Japan has told the United States it will spend more than $1 billion to finance plutonium reprocessing plants in France and Great Britain, thus ending any hope the Japanese will not use plutonium as a nuclear fuel.

The Japanese plan comes as a blow to the Carter administration, which earlier this year asked Japan to forgo any plutonium reprocessing plans for at least two years. In effect, Japan has told the Carter administration it cannot do that because it will need the plutonium to fuel its industry in the years ahead.

"We expressed the view that we hoped they wouldn't do it and they explained to us why they have to do it," said one informed source in the Carter administration. "They explained they have no other way."

A delegation from Japan spent most of the past week in Washington, informing the State Department, the Department of Energy and the Nuclear Regulatory Commission of its plutonium plans. The Japanese government expects to make them public in Tokyo next week.

The Japanese plan to sign long-term contracts for France and Great Britain to take Japan's spent nuclear fuel, extract the plutonium back to Japan.

The Japanese intend to pre-pay for the reprocessing by helping to finance construction of a reprocessing plant at Windscale in Britain and expansion of an existing facility at Le Havre in France.

The British Parliament only last week authorized construction of the Windscale plutonium plant, which is to have a rated capacity of 1,600 tons of spent fuel a year. The French plant at Le Havre now reprocesses 400 tons a year and will be expanded to 1,600 tons.

Japan will pay more than $1 billion to France and Great Britain as its share of construction costs. Japan has chosen to acquire its plutonium from France and Great Britain rather than build its own plant because it is faster to do it that way.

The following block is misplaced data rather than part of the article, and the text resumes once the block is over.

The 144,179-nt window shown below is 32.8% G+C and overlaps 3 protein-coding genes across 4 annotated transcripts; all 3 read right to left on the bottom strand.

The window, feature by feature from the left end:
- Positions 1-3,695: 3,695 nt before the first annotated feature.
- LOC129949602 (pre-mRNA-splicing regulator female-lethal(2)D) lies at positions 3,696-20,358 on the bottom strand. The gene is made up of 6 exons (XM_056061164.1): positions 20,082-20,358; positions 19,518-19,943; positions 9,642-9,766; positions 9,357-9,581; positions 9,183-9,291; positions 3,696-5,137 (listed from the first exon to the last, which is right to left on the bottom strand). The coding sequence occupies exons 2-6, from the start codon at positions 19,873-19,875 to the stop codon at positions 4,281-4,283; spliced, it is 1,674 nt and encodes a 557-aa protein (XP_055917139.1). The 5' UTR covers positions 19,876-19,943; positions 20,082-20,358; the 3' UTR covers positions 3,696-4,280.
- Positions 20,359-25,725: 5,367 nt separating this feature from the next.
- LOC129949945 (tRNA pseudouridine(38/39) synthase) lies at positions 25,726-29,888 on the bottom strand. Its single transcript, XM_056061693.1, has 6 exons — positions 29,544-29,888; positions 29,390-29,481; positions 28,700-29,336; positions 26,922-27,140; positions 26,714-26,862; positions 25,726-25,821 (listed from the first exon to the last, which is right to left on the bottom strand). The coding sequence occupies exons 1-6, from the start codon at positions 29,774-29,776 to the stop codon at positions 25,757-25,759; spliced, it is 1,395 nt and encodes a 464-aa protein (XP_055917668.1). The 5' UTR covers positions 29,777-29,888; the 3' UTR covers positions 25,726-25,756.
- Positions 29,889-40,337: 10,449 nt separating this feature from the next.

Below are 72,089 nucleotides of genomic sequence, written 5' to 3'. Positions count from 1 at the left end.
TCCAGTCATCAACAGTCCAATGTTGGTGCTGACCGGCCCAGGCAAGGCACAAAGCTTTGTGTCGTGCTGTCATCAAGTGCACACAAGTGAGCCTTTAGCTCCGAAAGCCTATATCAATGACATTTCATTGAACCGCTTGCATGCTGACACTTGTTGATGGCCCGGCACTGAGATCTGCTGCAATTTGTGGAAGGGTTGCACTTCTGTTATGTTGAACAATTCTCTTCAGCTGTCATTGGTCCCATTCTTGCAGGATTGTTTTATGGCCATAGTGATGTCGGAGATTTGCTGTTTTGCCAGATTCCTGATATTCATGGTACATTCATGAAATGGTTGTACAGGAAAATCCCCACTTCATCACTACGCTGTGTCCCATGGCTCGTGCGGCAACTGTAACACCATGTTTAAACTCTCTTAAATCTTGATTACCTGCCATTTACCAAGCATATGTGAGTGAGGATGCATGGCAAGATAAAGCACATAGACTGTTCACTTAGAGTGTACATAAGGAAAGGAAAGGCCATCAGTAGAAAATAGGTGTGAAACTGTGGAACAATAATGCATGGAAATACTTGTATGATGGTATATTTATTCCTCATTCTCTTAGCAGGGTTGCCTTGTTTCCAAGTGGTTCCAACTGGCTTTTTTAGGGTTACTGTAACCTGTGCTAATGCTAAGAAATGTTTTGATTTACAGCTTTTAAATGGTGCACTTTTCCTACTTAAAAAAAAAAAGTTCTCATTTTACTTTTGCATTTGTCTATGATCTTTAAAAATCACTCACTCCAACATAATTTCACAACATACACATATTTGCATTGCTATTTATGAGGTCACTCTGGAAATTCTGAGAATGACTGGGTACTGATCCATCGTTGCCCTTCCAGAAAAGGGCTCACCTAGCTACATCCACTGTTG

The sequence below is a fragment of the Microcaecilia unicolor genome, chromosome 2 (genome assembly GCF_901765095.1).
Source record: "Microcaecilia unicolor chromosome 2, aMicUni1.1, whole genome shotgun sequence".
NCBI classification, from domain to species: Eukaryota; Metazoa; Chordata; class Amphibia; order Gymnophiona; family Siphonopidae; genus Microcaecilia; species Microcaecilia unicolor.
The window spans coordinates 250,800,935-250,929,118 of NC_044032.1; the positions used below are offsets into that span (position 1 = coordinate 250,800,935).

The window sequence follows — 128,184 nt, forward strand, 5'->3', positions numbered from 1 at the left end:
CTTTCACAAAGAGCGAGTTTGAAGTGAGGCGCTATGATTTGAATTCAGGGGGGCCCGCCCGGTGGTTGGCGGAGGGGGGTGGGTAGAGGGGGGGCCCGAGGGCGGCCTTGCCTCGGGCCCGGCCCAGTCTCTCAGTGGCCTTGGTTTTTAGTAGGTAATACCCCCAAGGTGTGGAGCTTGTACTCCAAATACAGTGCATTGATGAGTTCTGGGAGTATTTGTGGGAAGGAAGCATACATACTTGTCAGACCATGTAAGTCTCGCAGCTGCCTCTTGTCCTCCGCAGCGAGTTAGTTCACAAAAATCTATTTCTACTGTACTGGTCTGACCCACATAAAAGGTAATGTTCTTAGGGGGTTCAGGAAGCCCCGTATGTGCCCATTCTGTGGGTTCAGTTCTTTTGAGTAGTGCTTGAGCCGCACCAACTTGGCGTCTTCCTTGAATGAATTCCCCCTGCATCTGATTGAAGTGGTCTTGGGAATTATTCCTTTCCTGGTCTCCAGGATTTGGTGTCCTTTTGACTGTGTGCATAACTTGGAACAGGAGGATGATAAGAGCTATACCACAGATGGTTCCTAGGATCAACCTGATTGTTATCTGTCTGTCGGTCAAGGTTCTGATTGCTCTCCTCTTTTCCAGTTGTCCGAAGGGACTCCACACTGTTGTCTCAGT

The Japanese move was described by one Carter administration official as the "first crack in the dike," meaning that Japan was the first major country to formally move away from President Carter's policy of forgoing the use of plutonium as a nuclear fuel. Other nations, ranging from Latin American countries such as Brazil to most of Western Europe, are contemplating similar decisions toward a "plutonium economy."

Japan's move raises some delicate questions about how the United States might react. Japan's 15 nuclear plants operate on enriched uranium supplied by the United States. Legally, Japan owns whatever plutonium is built up when the uranium is burned, but under the American agreement the United States has the right to approve or disapprove the extraction and transfer of that plutonium in Japan.

"I doubt very seriously the U.S. would cut the Japanese off from its supply of enriched uranium," one Carter administration source said. "But I don't think we'd make any such commitments on the plutonium."

In addition to the 15 nuclear plants it has, Japan is building 13 more, Japan insists it cannot count on fueling these plants with enriched uranium and thus needs to power them with plutonium.

President Carter has deferred indefinitely U.S. use of plutonium and has asked the rest of the world to follow the example. The way the president delayed the U.S. plutonium decision was to withhold funds for Clinch River fast breeder reactor in Tennessee that would produce plutonium and for the reprocessing plant at Barnwell, S.C., that would extract plutonium from spent fuel.

Like the United States, Japan stores spent fuel in huge "swimming pools" of water located adjacent to the nuclear power plants. The Japanese have told the United States they are running out of storage space for spent fuel, another reason they must have the spent fuel reprocessed.